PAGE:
Sampras Wins Exhibition Match

Blondie band members from left to right, Clem Burke, Debbie Harry and Chris Stein, backstage after being inducted at the tweny-first annual Rock and Roll Hall of Fame dinner in New York, Monday, March 13, 2006. AP


Pete Sampras beat Vincent Spadea 6-3, 6-1 Saturday in an exhibition match after withdrawals wiped out the Colonial Classic's championship and third-place matches.

Two days before the start of the Australian Open, Mark Philippoussis woke up with a stiff neck and pulled out of his scheduled final with top-ranked Andre Agassi. Thomas Enqvist already had withdrawn from the third-place match against Sampras to rest a sore serving shoulder.

Sampras agreed to play Agassi to provide a final-day marquee match for the 5,500 spectators at Kooyong Stadium, but "unfortunately it didn't happen."

Instead, organizers proceeded with a match between Sampras and the 20th-ranked Spadea, who had been enlisted to replace Enqvist before Philippoussis' withdrawal hours before the scheduled final.

"Andre expected to play Mark Philippoussis today and I felt it was inappropriate for me to ask him to do something other than that, so I released him from his commitment to the final," tournament director Colin Stubs said.

The withdrawal causes "a lot of aggravation with sponsors, with television, with public, box holders it's just a nightmare," Stubs said.

Sampras said that playing Agassi would not necessarily have been better preparation for the Australian Open.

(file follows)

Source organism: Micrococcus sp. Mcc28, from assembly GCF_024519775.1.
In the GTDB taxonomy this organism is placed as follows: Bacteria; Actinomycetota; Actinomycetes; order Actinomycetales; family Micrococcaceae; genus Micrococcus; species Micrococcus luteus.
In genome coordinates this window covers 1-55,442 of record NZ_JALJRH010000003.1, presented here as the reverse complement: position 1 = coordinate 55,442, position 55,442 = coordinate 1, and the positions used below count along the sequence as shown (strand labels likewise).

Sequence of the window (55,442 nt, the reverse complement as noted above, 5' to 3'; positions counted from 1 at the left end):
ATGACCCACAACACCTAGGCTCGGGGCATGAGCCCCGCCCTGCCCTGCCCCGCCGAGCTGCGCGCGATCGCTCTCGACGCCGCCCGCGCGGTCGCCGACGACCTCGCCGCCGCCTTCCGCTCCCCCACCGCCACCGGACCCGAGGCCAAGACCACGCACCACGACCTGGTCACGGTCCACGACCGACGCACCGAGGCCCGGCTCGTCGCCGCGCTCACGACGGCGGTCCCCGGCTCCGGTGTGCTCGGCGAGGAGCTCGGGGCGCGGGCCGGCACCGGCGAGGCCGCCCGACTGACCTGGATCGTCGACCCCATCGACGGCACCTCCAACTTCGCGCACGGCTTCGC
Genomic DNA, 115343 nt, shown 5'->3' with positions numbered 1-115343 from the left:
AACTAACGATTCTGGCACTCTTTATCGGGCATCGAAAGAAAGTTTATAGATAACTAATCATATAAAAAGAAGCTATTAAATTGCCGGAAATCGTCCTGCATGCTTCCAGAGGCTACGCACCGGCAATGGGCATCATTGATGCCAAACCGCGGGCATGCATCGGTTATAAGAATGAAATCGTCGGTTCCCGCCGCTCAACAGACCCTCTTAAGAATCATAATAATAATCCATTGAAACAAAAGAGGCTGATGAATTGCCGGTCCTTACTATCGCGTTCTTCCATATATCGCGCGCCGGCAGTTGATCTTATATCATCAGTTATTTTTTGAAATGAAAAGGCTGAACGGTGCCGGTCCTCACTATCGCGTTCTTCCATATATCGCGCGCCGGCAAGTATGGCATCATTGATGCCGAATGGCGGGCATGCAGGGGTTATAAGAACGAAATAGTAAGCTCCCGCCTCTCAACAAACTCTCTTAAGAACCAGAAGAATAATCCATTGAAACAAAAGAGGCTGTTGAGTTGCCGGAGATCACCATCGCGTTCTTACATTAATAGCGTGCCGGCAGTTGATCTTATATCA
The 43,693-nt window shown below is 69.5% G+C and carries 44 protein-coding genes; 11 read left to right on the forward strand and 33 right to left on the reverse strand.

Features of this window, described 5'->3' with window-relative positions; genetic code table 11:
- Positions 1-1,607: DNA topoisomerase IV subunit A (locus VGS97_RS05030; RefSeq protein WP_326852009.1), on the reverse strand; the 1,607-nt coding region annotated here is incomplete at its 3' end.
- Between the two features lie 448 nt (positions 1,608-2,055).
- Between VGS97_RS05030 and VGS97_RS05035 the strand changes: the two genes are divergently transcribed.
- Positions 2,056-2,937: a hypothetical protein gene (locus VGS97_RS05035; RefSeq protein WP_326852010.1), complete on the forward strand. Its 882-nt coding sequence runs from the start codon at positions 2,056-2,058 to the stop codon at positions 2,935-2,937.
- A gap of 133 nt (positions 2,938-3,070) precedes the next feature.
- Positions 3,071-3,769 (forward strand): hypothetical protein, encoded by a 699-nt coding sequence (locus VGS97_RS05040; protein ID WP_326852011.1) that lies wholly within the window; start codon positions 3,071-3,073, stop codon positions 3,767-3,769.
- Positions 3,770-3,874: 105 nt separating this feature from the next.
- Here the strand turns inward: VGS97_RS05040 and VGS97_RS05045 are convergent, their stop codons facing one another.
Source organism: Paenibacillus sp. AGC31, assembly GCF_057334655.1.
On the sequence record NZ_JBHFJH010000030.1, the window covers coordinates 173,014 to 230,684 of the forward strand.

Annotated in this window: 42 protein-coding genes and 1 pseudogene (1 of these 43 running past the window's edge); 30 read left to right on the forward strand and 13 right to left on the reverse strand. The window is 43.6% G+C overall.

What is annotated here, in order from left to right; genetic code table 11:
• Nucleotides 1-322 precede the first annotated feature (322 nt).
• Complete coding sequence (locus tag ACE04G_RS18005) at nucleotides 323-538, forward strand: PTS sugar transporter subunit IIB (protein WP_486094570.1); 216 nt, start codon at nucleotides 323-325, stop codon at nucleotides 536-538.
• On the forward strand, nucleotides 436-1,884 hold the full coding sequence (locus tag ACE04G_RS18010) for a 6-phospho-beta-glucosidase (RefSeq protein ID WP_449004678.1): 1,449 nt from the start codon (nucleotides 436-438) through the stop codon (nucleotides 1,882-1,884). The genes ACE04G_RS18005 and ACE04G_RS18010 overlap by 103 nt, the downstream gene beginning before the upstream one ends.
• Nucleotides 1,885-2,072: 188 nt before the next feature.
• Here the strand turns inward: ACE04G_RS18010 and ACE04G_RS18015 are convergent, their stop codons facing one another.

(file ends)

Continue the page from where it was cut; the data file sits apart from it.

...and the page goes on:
"The main concern is just to play matches. Andre is one of the best players out there and so it would have been a good test, but I'm playing in a couple of days at the Open and that's obviously the main concern."

Against Spadea, "it was nice to play some baseline points and play someone that stays back," Sampras said.

Sampras' two earlier matches in this tournament were against players with big serve-and-volley games. He beat Richard Krajicek, but then lost 7-6 (7-4), 7-6 (7-5) to Philippoussis in a semifinal Friday.

"I was nice to get a little more of a hit up, and I played pretty well and I liked my form," said Sampras, who was set back by a back injury last year and fell to No. 3 after finishing at No. 1 for six consecutive years.

Sampras still had a 4-1 record last year against Agassi, the man who replaced him as No. 1. One of those victories was in the Wimbledon final.

Agassi won the French and U.S. Opens on his way to the top from a ranking as low as 141 in 1997.

Stubs said Philippoussis' coach, Gavin Hopper, called him Saturday morning to say that Philippoussis had awakened with a stiff neck, gone to a ciropractor for an hour or so of treatment, and been advised "that he should not play today, bearing in mind what he has got in front of him next week."

Sampras has rated Philippoussis a leading contender to win the Open, which has not had an Australian winner since Mark Edmondson in 1976.

"With his serving capability, he's going to be very tough to break" on the faster courts for this year's tournament, Sampras said.

Against Sampras on Friday, Philippoussis served 15 aces and gave up only six points on his serve.

Philippoussis is scheduled to play a qualifier in the first round. He is in the same section of the draw as Agassi, and could meet him in the fourth round.

For a final match on the Colonial Classic program, Stubs enlisted Fromberg and Morocco's Karim Alami , but rain halted play with Fromberg leading 6-5 on serve in the first set. After more than an hour's delay, the match was called off.

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